Make a single page with this image Hide this image
Make this image a thumbnail Make thumbnails of all images on this page
Make this image small again Display small version of all images on this page
All images taken on Wednesday, 30 January 2008, thumbnails          All images taken on Wednesday, 30 January 2008, small
Diary entry for Wednesday, 30 January 2008 Complete exposure details

 
Thursday, 31 January 2008 Dereel Images for 31 January 2008
Top of page
previous day
next day
last day

Yet another day spent in the office. I'm supposed to be retired. I haven't even had a chance to watch TV for the past few days, and gradually my disks are overflowing.

Spent some time looking at my new ALDI mouse in more detail. Everything works except the horizontal scroll wheel, which xev doesn't notice. On Peter Jeremy's suggestion, tried running moused with the -d option. That shows quite a bit of information. When moving the vertical scroll wheel up, for example, I get:

moused: received char 0x87
moused: received char 0x0
moused: received char 0x0
moused: received char 0x0
moused: received char 0x0
moused: received char 0xff
moused: received char 0x0
moused: received char 0x7f
moused: assembled full packet (len 8) 87,0,0,0,0,ff,0,7f
moused: tv:  1201759228 837111
moused: flags:80000000 buttons:00000000 obuttons:00000000
moused: activity : buttons 0x00000000  dx 0  dy 0  dz -1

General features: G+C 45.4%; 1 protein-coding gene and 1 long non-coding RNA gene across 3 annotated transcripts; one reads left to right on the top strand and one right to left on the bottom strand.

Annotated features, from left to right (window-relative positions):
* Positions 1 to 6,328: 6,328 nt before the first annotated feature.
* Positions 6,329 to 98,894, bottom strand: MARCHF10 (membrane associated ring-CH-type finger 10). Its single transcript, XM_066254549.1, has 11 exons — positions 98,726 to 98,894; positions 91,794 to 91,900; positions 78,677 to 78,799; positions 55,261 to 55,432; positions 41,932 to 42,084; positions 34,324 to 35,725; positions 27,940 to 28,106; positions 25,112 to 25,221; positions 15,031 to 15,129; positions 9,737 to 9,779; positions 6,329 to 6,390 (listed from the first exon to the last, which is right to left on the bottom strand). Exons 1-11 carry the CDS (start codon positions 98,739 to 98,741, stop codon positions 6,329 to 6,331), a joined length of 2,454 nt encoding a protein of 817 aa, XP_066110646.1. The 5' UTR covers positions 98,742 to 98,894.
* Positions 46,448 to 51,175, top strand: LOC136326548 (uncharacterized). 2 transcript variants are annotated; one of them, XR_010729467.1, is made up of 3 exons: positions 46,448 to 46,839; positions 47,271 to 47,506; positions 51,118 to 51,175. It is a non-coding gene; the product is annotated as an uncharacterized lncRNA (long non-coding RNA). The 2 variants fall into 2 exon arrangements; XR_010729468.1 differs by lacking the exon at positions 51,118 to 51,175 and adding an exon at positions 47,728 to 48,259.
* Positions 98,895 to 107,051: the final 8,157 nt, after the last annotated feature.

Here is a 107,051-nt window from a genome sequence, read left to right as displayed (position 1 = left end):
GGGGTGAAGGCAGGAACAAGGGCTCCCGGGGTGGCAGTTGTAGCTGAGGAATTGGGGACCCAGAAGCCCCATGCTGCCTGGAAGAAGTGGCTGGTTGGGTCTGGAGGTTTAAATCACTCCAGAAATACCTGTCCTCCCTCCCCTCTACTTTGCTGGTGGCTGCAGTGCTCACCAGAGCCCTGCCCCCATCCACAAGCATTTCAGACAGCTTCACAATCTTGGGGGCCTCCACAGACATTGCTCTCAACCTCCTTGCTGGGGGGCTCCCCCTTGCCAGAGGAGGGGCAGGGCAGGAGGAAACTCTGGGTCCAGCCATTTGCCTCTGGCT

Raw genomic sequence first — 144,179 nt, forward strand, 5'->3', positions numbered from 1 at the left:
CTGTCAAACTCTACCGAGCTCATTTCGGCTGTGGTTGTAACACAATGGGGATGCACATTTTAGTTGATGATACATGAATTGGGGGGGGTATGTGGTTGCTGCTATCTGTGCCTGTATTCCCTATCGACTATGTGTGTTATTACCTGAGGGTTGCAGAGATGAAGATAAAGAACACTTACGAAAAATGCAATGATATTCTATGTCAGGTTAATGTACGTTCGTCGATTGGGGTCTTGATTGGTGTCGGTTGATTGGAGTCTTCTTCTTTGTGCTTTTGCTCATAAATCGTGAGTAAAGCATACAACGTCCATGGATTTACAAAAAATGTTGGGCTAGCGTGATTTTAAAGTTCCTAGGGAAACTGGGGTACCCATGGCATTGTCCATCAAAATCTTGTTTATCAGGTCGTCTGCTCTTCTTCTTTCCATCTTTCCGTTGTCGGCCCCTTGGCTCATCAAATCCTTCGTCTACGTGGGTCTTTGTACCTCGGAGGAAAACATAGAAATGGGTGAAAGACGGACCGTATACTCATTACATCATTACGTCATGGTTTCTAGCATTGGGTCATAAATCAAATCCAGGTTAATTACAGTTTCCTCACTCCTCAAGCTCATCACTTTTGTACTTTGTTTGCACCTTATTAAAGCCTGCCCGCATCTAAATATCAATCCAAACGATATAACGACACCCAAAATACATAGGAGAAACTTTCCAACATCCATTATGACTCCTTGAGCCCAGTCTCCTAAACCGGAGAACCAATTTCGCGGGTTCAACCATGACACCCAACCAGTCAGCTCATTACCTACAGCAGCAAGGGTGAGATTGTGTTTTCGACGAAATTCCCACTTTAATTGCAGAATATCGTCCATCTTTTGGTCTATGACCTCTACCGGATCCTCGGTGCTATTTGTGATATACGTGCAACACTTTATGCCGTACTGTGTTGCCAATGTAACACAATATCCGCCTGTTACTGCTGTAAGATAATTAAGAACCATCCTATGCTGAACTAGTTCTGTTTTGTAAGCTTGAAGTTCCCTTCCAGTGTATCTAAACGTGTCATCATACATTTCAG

The first 8 lines are of course the same as the contents of the full packet, and the final line shows what output moused generates. When moving the wheel down, the third-last byte changes from 0xff to 1.

moused sees the horizontal wheel too, but here we get (excluding the redundant first 8 lines):

moused: assembled full packet (len 8) 87,0,0,0,0,0,0,7f

moused can't do anything with this, presumably because the third-last byte is 0, no matter which direction I choose; in fact, the entire packet is the same as the vertical scroll wheel output except for the third-last byte. So there must be some initialization incantation for the mouse that nobody's telling about.

To be sure, tried it out on pain, the Microsoft incantation of my laptop. Interestingly, the mouse didn't work at all until I installed the driver. Then I fired up firefox and got the message:

 
This should be microsoft-lies-detail.png.  Is it missing?
Image title: microsoft lies detail
Dimensions: 683 x 266, 8 kB
Dimensions of original: 683 x 266, 8 kB
Display this image:
thumbnail    hidden   alone on page
Display all images on this page as:
thumbnails    this size
Show for Thursday, 31 January 2008:
thumbnails    small images    diary entry

“The proxy server is refusing connections”. That's happened often enough, but in this case it was a downright lie. The proxy server didn't do anything, because the network cable wasn't plugged in. Sometimes I could scream. Why do people have to write such stupid, downright wrong messages? Whom does it help?

Plugged in the network cable, and of course everything worked, including the horizontal scroll wheel. But how do I find what's happening to initialize the mouse? A Google search revealed nothing useful. It would be really nice to have some kind of tcpdump tool for USB.


Top of page Previous month Greg's home page Today's diary entry Next month Greg's photos Copyright information

Valid XHTML 1.0!

$Id: diary-jan2008.php,v 1.77 2016/03/03 01:32:05 grog Exp $